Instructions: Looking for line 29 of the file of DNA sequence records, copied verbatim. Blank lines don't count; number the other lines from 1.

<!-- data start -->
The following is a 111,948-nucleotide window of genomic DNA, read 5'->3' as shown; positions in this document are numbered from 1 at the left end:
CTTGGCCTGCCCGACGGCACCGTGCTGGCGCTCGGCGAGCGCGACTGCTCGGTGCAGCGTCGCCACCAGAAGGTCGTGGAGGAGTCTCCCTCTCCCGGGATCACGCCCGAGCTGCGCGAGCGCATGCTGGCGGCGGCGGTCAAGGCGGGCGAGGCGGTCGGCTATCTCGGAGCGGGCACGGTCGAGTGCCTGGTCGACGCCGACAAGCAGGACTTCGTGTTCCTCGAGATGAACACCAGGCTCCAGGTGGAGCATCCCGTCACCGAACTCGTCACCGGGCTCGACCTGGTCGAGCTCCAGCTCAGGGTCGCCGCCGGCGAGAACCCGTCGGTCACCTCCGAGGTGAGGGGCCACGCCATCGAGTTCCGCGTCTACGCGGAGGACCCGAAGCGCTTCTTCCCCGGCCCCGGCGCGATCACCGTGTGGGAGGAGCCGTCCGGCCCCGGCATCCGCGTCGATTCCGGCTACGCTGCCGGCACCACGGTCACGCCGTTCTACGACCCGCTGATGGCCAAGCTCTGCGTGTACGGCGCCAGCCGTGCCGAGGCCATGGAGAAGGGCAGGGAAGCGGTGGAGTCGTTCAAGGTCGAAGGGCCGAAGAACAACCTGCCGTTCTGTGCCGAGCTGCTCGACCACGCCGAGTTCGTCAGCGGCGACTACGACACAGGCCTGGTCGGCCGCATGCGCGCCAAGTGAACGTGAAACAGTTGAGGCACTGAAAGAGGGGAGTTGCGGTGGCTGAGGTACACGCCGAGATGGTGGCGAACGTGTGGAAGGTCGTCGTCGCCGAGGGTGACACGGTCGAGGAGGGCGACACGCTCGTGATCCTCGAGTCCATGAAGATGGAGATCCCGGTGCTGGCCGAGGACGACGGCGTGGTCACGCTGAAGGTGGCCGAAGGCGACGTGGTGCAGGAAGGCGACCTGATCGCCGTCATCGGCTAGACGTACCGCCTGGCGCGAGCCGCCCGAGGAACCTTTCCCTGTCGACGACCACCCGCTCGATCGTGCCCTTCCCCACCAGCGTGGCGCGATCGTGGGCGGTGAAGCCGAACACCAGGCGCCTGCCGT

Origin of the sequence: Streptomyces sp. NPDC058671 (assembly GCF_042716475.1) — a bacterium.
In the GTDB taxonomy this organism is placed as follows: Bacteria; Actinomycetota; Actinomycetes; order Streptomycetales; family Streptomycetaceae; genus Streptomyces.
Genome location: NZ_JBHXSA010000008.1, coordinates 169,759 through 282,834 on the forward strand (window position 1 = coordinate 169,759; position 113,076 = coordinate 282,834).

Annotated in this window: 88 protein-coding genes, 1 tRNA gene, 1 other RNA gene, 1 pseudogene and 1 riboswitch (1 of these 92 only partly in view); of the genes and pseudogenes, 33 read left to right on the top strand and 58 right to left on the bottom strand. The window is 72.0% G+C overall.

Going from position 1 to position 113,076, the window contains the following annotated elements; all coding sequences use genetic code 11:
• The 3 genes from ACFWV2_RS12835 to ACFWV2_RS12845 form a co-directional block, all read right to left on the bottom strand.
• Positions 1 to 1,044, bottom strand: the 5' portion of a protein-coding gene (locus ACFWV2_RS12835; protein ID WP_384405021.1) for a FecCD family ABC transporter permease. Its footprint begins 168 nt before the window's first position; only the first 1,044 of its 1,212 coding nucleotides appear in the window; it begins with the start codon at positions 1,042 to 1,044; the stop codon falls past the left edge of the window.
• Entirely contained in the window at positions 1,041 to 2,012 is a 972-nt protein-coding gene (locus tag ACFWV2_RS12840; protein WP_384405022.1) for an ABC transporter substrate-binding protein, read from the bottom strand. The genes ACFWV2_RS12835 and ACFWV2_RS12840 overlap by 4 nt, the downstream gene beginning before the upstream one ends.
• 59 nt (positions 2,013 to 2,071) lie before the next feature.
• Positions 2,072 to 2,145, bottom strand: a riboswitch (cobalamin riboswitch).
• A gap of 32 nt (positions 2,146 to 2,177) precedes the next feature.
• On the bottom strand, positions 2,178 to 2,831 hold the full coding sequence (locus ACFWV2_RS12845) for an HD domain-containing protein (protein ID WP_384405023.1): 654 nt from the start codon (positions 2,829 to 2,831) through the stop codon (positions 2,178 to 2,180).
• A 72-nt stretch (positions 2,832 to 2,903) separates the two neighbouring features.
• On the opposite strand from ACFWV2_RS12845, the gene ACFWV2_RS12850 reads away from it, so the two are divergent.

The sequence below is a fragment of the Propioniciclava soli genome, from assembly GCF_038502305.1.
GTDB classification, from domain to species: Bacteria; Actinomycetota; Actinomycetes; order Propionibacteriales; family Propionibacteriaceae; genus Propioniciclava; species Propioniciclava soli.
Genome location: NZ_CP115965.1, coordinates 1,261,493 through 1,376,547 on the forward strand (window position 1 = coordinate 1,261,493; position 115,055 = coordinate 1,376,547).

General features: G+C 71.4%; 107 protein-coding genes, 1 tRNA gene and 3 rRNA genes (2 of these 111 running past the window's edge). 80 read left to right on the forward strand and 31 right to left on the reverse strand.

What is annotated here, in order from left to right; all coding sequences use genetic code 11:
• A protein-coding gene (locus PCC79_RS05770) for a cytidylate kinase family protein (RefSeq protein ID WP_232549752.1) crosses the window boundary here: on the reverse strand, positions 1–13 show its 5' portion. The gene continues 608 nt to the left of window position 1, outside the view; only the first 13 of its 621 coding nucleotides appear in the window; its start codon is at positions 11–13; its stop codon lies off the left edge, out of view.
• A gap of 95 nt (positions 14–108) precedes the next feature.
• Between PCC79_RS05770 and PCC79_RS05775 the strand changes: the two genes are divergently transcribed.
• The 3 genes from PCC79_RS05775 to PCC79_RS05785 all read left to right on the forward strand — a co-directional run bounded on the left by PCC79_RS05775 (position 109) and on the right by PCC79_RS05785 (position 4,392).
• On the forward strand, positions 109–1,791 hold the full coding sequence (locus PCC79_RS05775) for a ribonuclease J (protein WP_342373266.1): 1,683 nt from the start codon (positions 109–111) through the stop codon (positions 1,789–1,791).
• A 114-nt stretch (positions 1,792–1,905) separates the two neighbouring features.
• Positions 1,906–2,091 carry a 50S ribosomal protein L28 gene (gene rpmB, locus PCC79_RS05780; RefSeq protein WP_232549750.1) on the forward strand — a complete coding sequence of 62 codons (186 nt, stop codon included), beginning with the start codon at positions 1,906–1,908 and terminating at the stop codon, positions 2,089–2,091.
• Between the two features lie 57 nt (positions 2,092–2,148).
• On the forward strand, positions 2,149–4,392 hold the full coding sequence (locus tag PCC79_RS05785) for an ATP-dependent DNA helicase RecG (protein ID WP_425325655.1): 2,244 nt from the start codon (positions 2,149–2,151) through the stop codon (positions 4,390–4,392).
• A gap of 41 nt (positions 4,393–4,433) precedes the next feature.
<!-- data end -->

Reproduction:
• Between the two features lie 57 nt (positions 2,092–2,148).